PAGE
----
New Draft San Francisco Transbay Development Plan Unveiled Today

Transbay_transit_center_skyline.jpgConceptual rendering of the San Francisco skyline with Transbay towers. Image: SF Planning Department

The San Francisco Planning Department will release the Draft Plan for the new Transbay Terminal and development project after the Planning Commission meeting tonight at 5:30 p.m. According to Planning’s Joshua Switzky, the plan will be presented to the commission but there will not be extensive discussion about its details until future public hearings.

In a press release sent out moments ago, Mayor Gavin Newsom called the project a lynchpin of the city’s future growth, "one that is based in sustainability and channeling growth around major investments in public  transit.” 

“This plan takes a very comprehensive approach to sustainability, looking at everything from land use to transportation patterns to energy systems in order to reduce the ecological footprint of growth,” Newsom said in the release.

John Rahaim, the Planning Director, said San Francisco’s downtown has added "over 20 million square feet of office space, hotels and thousands of housing units since the 1985 Downtown Plan. This growth was possible due to excellent transit, resulting in little appreciable increase in auto congestion on downtown streets."

This plan will continue this tradition of success, creating a dynamic district appropriate to the multi-billion dollar public infrastructure  investment  of the Transit Center Project. We look forward to hearing comments from the Planning Commission and the public in the coming months.”

The Draft Plan intends to meet the following objectives, according to the Planning Department release:

  • Increase capacity to help accommodate San Francisco’s share of job growth for the next 25 years by eliminating density caps and increasing some height limits above the current 550-foot maximum in the area around the new Transbay Transit Center.
  • Create gracious public spaces and accommodate higher pedestrian volumes by widening sidewalks and adding substantial amenities and infrastructure, such as seating, landscaping, kiosks, and bicycle parking.
  • Create a new plaza at the northeast corner of Howard and 2nd Streets and support the creation of a park on the 5.5-acre roof of the Transit Center.
  • Manage  travel demand and reduce auto traffic to facilitate growth by limiting increases in parking, providing incentives, and pursing congestion pricing if necessary.
  • Expand  the  existing New Montgomery-2nd Street Conservation District to preserve numerous historic resources, as well as recommend protection of many additional individual buildings.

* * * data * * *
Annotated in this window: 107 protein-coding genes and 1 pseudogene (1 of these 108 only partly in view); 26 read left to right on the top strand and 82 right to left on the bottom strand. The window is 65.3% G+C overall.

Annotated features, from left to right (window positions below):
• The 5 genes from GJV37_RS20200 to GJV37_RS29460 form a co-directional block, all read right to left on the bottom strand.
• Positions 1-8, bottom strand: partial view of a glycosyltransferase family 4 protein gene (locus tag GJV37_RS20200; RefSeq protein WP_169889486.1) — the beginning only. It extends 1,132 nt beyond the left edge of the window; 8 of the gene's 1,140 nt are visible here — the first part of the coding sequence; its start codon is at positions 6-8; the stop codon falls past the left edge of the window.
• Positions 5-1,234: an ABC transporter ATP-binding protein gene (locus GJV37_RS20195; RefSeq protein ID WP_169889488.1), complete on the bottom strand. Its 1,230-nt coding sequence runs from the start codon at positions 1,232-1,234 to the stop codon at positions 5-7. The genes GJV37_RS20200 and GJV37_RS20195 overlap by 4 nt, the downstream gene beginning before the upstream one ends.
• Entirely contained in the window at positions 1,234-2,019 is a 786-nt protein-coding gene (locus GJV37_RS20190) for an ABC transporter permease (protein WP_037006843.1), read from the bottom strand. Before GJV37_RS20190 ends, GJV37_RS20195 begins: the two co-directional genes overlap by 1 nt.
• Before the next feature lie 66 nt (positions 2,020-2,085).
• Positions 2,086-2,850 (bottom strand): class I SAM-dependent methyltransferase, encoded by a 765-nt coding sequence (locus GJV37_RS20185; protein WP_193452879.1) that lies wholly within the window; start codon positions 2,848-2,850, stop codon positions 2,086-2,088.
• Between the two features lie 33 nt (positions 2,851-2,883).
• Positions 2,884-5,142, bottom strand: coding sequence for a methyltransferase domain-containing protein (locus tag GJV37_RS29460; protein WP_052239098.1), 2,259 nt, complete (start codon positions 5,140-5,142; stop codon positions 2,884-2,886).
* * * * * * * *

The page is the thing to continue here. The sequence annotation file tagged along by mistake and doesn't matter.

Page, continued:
• Pursue the creation of district-based resource systems to reduce consumption of energy and water by new development.
  • Consider the implementation of multiple new funding mechanisms to generate funds from new development for the Transit Center and other necessary infrastructure and improvements to support growth, including a Mello-Roos special tax district and new impact fees.

We’ll have more coverage as after the plan has been made public.

  • patrick

    I like the look of that skyline.

  • How about a bicycle center on that cleared off piece of property on the NE corner of Howard and 2nd Streets? Something similar to the McDonald’s Cycle Center in Chicago ( http://www.chicagobikestation.com/ ). I can’t take credit for suggesting it … that credit goes to Mike Grisso of the Redevelopment Agency who mentioned it during a presentation at a Transbay CAC meeting I attended. I’ve been trying to slip it into conversation about this area every chance I get … what do you think? Do we need a bicycle storage, lockers, showers, and rental center … or is it really not needed and the land would be better used as a plaza of sorts near the Transbay Transit Center?

    Anyway … happy to see the draft published and looking forward to hearing others’ ideas.

  • ZA

    Where are the people? Now a worker living in the perpetual overcast west of Twin Peaks can lunch in the shadows of steel giants near the Bay.

  • the greasybear

    It’s really quite simple: either Bay Area job and housing growth is steered into areas well-served by transit and easily accessed by bike and foot, such as the Transbay district here–or we continue to witness autopian sprawl into the Central Valley, ad infinitum. Aesthetic biases against tall things just don’t cut it anymore.

  • the greasybear

    Jamie, regarding a bicycle center, page 78 of the Draft Transit Center District Plan states the new Transbay transit center will have “a large bike station (accommodating about 500 bicycles).” Other than parking, I can’t tell what, if any, other services that facility might provide.

  • Phil

    I like look of the “new” skyline and I hope this all gets built. Those of you who are afraid of tall buildings and “Manhattanization” should just move to Los Angeles where everyone likes to pretend that they live in small town and not a big city. Let San Francisco be the CITY that it’s meant to be.

  • or Oakland, or San Jose….even closer and even more strict height restrictions…